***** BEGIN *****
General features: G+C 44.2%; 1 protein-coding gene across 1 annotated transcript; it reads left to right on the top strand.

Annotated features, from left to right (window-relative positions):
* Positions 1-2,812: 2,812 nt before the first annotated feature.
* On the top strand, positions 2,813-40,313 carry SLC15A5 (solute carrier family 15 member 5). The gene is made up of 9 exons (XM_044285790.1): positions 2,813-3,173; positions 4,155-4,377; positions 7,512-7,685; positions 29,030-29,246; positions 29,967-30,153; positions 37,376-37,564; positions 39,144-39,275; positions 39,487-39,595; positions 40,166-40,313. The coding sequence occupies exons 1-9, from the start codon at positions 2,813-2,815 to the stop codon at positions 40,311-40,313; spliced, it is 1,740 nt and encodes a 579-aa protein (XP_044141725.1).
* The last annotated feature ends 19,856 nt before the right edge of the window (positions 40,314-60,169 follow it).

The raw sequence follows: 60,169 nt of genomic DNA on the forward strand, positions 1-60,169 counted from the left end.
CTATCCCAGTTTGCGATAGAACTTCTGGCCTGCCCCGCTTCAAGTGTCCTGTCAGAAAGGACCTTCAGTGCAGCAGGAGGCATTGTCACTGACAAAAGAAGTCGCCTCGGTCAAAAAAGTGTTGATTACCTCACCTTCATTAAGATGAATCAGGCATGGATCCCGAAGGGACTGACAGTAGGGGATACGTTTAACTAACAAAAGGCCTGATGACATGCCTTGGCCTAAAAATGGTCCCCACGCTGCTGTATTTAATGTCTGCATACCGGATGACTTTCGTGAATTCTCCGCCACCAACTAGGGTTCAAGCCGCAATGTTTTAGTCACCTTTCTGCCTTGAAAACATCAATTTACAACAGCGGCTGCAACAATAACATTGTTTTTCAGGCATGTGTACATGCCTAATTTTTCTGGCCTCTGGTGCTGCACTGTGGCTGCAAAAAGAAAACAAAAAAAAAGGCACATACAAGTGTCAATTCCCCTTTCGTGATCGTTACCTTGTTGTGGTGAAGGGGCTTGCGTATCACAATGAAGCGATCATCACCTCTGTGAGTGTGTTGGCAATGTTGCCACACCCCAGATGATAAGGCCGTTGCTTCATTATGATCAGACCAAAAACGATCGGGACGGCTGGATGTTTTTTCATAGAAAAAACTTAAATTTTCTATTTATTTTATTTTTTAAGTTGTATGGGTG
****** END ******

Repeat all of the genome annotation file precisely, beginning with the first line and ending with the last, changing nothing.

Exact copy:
General features: G+C 44.2%; 1 protein-coding gene across 1 annotated transcript; it reads left to right on the top strand.

Annotated features, from left to right (window-relative positions):
* Positions 1-2,812: 2,812 nt before the first annotated feature.
* On the top strand, positions 2,813-40,313 carry SLC15A5 (solute carrier family 15 member 5). The gene is made up of 9 exons (XM_044285790.1): positions 2,813-3,173; positions 4,155-4,377; positions 7,512-7,685; positions 29,030-29,246; positions 29,967-30,153; positions 37,376-37,564; positions 39,144-39,275; positions 39,487-39,595; positions 40,166-40,313. The coding sequence occupies exons 1-9, from the start codon at positions 2,813-2,815 to the stop codon at positions 40,311-40,313; spliced, it is 1,740 nt and encodes a 579-aa protein (XP_044141725.1).
* The last annotated feature ends 19,856 nt before the right edge of the window (positions 40,314-60,169 follow it).

The raw sequence follows: 60,169 nt of genomic DNA on the forward strand, positions 1-60,169 counted from the left end.
CTATCCCAGTTTGCGATAGAACTTCTGGCCTGCCCCGCTTCAAGTGTCCTGTCAGAAAGGACCTTCAGTGCAGCAGGAGGCATTGTCACTGACAAAAGAAGTCGCCTCGGTCAAAAAAGTGTTGATTACCTCACCTTCATTAAGATGAATCAGGCATGGATCCCGAAGGGACTGACAGTAGGGGATACGTTTAACTAACAAAAGGCCTGATGACATGCCTTGGCCTAAAAATGGTCCCCACGCTGCTGTATTTAATGTCTGCATACCGGATGACTTTCGTGAATTCTCCGCCACCAACTAGGGTTCAAGCCGCAATGTTTTAGTCACCTTTCTGCCTTGAAAACATCAATTTACAACAGCGGCTGCAACAATAACATTGTTTTTCAGGCATGTGTACATGCCTAATTTTTCTGGCCTCTGGTGCTGCACTGTGGCTGCAAAAAGAAAACAAAAAAAAAGGCACATACAAGTGTCAATTCCCCTTTCGTGATCGTTACCTTGTTGTGGTGAAGGGGCTTGCGTATCACAATGAAGCGATCATCACCTCTGTGAGTGTGTTGGCAATGTTGCCACACCCCAGATGATAAGGCCGTTGCTTCATTATGATCAGACCAAAAACGATCGGGACGGCTGGATGTTTTTTCATAGAAAAAACTTAAATTTTCTATTTATTTTATTTTTTAAGTTGTATGGGTG